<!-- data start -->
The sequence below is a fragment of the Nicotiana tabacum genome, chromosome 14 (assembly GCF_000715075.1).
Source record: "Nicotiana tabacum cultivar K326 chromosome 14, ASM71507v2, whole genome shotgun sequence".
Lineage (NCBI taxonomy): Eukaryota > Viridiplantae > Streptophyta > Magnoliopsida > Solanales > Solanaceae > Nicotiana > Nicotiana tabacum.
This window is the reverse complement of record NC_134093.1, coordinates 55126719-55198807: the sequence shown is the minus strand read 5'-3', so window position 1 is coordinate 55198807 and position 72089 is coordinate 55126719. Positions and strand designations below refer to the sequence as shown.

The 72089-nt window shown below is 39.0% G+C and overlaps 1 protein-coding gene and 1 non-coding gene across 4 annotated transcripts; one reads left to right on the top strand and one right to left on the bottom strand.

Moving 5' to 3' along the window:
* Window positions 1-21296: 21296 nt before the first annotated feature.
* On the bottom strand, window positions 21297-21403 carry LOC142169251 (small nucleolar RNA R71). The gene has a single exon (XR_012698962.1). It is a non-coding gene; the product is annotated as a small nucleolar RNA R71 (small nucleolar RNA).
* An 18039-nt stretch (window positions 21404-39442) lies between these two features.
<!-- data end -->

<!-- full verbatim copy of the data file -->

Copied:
The sequence below is a fragment of the Nicotiana tabacum genome, chromosome 14 (assembly GCF_000715075.1).
Source record: "Nicotiana tabacum cultivar K326 chromosome 14, ASM71507v2, whole genome shotgun sequence".
Lineage (NCBI taxonomy): Eukaryota > Viridiplantae > Streptophyta > Magnoliopsida > Solanales > Solanaceae > Nicotiana > Nicotiana tabacum.
This window is the reverse complement of record NC_134093.1, coordinates 55126719-55198807: the sequence shown is the minus strand read 5'-3', so window position 1 is coordinate 55198807 and position 72089 is coordinate 55126719. Positions and strand designations below refer to the sequence as shown.

The 72089-nt window shown below is 39.0% G+C and overlaps 1 protein-coding gene and 1 non-coding gene across 4 annotated transcripts; one reads left to right on the top strand and one right to left on the bottom strand.

Moving 5' to 3' along the window:
* Window positions 1-21296: 21296 nt before the first annotated feature.
* On the bottom strand, window positions 21297-21403 carry LOC142169251 (small nucleolar RNA R71). The gene has a single exon (XR_012698962.1). It is a non-coding gene; the product is annotated as a small nucleolar RNA R71 (small nucleolar RNA).
* An 18039-nt stretch (window positions 21404-39442) lies between these two features.